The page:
Tip Sheet: Avoiding Caregiver Burnout

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As many as 43.5 million Americans care for older parents, grandparents, spouses and other older adults. 

Some older adults need only a little assistance, such as help with shoveling snow or rides to and from the grocery store. Others need a lot of help with daily activities like eating, bathing, dressing, taking medications, and managing money. Over time, some older adults with increasing medical problems often need significant help from caregivers in performing activities of basic living.

While caring for an older family member can be one of the most rewarding experiences of a lifetime, it can also become stressful at times. This is especially true if the older adult has dementia or needs around-the-clock care. Most caregivers are spouses/partners or adult children. They may have health problems of their own, have children to care for, work outside the home, or all of these. The additional duties of providing care for an older person can lead to excessive physical or emotional fatigue, called “caregiver burnout.”

It is important to get help before caregiving becomes overwhelming

If you’re caring for an older adult, the American Geriatrics Society’s Health in Aging Foundation suggests the following: 

Get information
 It’s likely that an older person you care for has multiple health problems. They may take quite a few medications and see several different healthcare providers to manage these conditions.  This can make managing their care more complicated for you as a caregiver.   

It’s helpful to accompany the older adult to their medical appointments to learn about their health problems and how these are likely to change over time.  As a first step in learning more, HealthinAging.org has a wealth of information on health conditions and needs unique to older adults that can help you be a better informed and prepared caregiver.

Help the older adult help themselves 
You can make it possible for an older person to keep doing certain things independently by doing things as simple as putting a no-slip seat in the shower or bathtub; installing “grab bars” in the bathroom and near the bed; moving frequently used items to lower shelves; or getting easy-grip can openers and other utensils.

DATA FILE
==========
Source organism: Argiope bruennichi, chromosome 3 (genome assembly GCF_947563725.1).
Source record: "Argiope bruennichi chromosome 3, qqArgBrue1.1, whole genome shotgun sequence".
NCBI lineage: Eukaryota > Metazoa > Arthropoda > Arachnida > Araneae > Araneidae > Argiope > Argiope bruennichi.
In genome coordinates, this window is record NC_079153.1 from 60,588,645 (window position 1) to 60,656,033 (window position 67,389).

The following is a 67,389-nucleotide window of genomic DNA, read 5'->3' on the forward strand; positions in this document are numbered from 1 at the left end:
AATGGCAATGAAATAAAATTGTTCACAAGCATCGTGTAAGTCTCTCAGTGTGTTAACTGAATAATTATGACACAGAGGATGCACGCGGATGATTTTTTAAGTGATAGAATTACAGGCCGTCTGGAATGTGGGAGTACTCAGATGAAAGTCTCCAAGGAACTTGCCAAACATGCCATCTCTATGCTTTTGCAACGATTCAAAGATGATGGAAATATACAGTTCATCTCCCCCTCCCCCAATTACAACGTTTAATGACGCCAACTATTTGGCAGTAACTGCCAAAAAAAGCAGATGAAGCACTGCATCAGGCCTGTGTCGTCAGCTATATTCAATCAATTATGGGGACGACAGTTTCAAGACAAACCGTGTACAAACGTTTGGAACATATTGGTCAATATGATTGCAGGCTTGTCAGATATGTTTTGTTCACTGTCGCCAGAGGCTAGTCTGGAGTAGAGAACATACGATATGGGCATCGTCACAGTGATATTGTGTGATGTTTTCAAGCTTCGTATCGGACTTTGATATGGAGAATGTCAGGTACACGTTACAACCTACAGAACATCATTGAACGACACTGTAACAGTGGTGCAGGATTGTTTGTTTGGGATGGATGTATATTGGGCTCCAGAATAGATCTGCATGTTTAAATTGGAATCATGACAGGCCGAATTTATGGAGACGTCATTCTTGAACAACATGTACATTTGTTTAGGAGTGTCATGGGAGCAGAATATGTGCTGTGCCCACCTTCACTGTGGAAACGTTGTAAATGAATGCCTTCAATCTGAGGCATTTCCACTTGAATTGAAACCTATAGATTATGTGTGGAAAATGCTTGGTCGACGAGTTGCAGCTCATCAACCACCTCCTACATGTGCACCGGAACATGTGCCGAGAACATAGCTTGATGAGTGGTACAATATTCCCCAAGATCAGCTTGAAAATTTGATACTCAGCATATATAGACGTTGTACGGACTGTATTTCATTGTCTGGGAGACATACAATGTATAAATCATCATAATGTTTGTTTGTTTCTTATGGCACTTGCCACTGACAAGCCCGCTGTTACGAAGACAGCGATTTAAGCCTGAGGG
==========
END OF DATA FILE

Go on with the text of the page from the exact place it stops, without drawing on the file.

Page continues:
Ask trustworthy family, friends, and neighbors for assistance
 Ask family and friends for help, and accept help if it is offered. Explain what needs to be done, but try not to criticize if others don’t care for the older person in exactly the same way you would.  The important thing is that their needs are getting met.   

Take care of yourself, too
Take time to eat well, exercise, and relax and enjoy yourself - these are key to avoiding burnout. Look into “respite” programs to allow yourself a short break.  Also know the warning signs of depression and get help if needed

Don’t take it personally
If an older person has dementia or other mental or emotional problems, they may get angry or say hurtful things. Remind yourself that this is because of the illness. Try not to take it to heart. 

Talk about it
Talking about your experiences and feelings can make caregiving less stressful. Consider joining a caregiver support group in your area.

Contact professionals and organizations that assist caregivers
A wide range of programs, agencies, organizations, and individuals in your community can help you manage the challenges of caring for an older person. This assistance may be free, or available at low cost.

The following agencies and people can help you find the help you need

Eldercare Locator 
Visit www.eldercare.gov to search for community services by zip code, city or topic. Or call 800-677-1116 to speak with an Information Specialist.

You can find your local Area Agency on Aging through the Eldercare Locator. Among other things, an Area Agency on Aging caseworker can visit you and the older person and give you information about different sources for the help you need, how much this help might cost, and how you can get financial help.

Other Community Resources
 Your local United Way and faith-based organizations can also help you find assistance.

Look into a Program of All Inclusive Care for the Elderly (PACE) program in your area, which can provide adult day care and medical care all under one roof.

Social workers 
Social workers at hospitals, clinics, and home health agencies, as well as specially trained geriatric care managers, can help, too. The Aging Life Care Association can provide more information on geriatrics care managers. (Note: Insurance usually doesn’t cover the cost of geriatric care manager assistance.) 

Among other things, these groups and individuals can help you find the following kinds of help:

  • Financial: Assistance and advice on paying for the services the older adult needs, including assistance completing paperwork.
  • Transportation: To take the older adult shopping or to and from medical appointments.
  • Meals: Including help preparing meals or having meals delivered.
  • Home medical services: Including visits from house call physicians, registered nurses, private duty nurses, nurses aides, and/or a hospice team, to manage medical problems in the comfort of home.
  • Respite care services: Which send trained helpers to the older adult’s home so you can take a break.
  • Reliable “home helpers”:  Who can visit the older person for an hour or two at a time to help with bathing, light housekeeping, cooking, and errands. 
  • Adult day care: Centers where older adults can go for several hours during the day for care supervised by healthcare staff. This care usually includes social programs, recreation, and meals.  Special adult day care programs are available for people with dementia, depression, and social problems.


Last Updated June 2019

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